Designer Skin LLC v. S & L Vitamins, Inc., et al.
Trademark - Gray Market Goods - Internet Library of Law and Court Decisions - Updated May 28, 2008
2007 WL 725412 (S.D.N.Y., March 12, 2007)
Court denies defendants’ motion to dismiss and allows plaintiff Philip Morris USA Inc. (“Philip Morris”) to pursue trademark infringement claims arising out of defendants’ alleged distribution into the US of gray market cigarettes from their websites. The Court rejected defendants’ argument that plaintiff’s trademark infringement claims should be dismissed because the disclaimers on defendants’ websites adequately disclosed that the cigarettes offered for sale are ‘gray market’ goods – goods manufactured by Philip Morris for different markets - and that the defendants’ websites are not affiliated with or sponsored by Philip Morris. These disclaimers did not warrant dismissal because they failed to disclose that the ‘gray market’ cigarettes offered for sale by defendants were ‘materially different’ from those intended for the US market. As such, consumers may be confused and led to believe they were purchasing a product they would not in fact receive.
The Court also rejected defendants’ motion to dismiss on the ground that the Court lacked personal jurisdiction over the defendants. The Court held the complaint’s allegations that defendants shipped gray market goods into New York in violation of the Lanham Act were sufficient to establish that a New York federal court could exercise personal jurisdiction over the defendants. Notably, defendants did not seek to challenge these factual assertions, or offer evidence as to either their lack of contact with the forum or their actual location.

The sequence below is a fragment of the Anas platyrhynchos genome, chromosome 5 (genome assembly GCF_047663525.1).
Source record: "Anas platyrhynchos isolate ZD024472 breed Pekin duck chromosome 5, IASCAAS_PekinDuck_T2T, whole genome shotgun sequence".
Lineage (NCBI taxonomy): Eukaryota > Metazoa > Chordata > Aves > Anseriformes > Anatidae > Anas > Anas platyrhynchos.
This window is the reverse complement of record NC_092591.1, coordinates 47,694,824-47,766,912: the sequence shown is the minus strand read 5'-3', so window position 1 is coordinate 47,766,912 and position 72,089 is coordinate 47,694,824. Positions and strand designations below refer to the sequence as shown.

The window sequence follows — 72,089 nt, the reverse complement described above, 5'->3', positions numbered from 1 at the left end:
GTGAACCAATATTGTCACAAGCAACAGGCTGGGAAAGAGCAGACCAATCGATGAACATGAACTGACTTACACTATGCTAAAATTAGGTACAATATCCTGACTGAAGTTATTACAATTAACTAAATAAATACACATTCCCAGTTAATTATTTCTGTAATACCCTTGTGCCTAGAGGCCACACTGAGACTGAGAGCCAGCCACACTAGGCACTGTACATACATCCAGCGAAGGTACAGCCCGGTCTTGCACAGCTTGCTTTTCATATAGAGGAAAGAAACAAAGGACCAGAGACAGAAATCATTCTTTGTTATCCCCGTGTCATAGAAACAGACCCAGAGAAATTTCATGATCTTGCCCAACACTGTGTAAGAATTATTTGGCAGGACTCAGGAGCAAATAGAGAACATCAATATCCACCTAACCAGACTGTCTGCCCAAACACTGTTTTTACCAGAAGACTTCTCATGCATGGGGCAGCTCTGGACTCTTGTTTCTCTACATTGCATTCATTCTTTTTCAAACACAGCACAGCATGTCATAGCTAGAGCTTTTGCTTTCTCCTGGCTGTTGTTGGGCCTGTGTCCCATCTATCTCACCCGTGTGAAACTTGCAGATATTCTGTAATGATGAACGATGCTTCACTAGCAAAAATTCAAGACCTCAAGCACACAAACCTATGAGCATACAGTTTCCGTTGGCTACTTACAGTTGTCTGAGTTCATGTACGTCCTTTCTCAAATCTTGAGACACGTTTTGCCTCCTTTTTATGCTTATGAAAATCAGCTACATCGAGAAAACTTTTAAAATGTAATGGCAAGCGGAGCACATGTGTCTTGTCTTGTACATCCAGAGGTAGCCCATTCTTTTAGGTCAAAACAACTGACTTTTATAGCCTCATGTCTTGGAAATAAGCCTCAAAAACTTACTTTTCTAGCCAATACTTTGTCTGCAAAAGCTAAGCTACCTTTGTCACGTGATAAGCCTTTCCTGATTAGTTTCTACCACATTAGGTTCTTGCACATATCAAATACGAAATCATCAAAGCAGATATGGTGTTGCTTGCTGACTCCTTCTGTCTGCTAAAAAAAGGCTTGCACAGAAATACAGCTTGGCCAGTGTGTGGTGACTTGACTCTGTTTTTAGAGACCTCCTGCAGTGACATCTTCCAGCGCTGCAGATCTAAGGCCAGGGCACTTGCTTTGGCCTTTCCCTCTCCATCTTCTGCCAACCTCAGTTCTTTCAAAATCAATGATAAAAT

Finally, the Court denied that branch of defendants’ motion to dismiss which asserted that service of the complaint by fax and email pursuant to Fed. Rule Civ. Pro. Rule 4(f)(3) violated Due Process.
Case No. 06-C-843 (E.D. Wis., April 18, 2008)
Court holds that unauthorized reseller of plaintiff Standard Process Inc.’s products can use Standard Process’ trademark on its website, and in the website’s meta tags, to advertise the sale of such products. The Court held that consumers were not likely to be confused by such conduct, because defendant’s site featured a prominent disclaimer that advised consumers that defendant is “not an authorized seller” of plaintiff’s products, “purchases Standard Process supplements from authorized third parties for resale, and is in no way affiliated with, authorized, sponsored or related to Standard Process Inc.” In reaching this result, the Court rejected plaintiff’s argument that the use of its marks in the meta tags of defendant’s site was barred by application of the “initial interest confusion” doctrine, because the consumer who came to defendant’s site was presented with an opportunity to purchase actual Standard Process products.
Finally, the Court rejected plaintiff’s claim that defendant was improperly selling ‘gray market’ goods which were ‘materially different’ from those plaintiff intended for sale in this market. Plaintiff grounded this argument on the fact that authorized resellers are required to have a one-on-one consultation with the consumer before sale of the products, which consultation does not take place when the consumer purchases the product from defendant’s website. The Court rejected this argument, because the products being resold were in fact the same as those offered by Standard Process, and because consumers were not likely to be confused, as they knew they were not receiving a one-on-one consultation prior to purchase.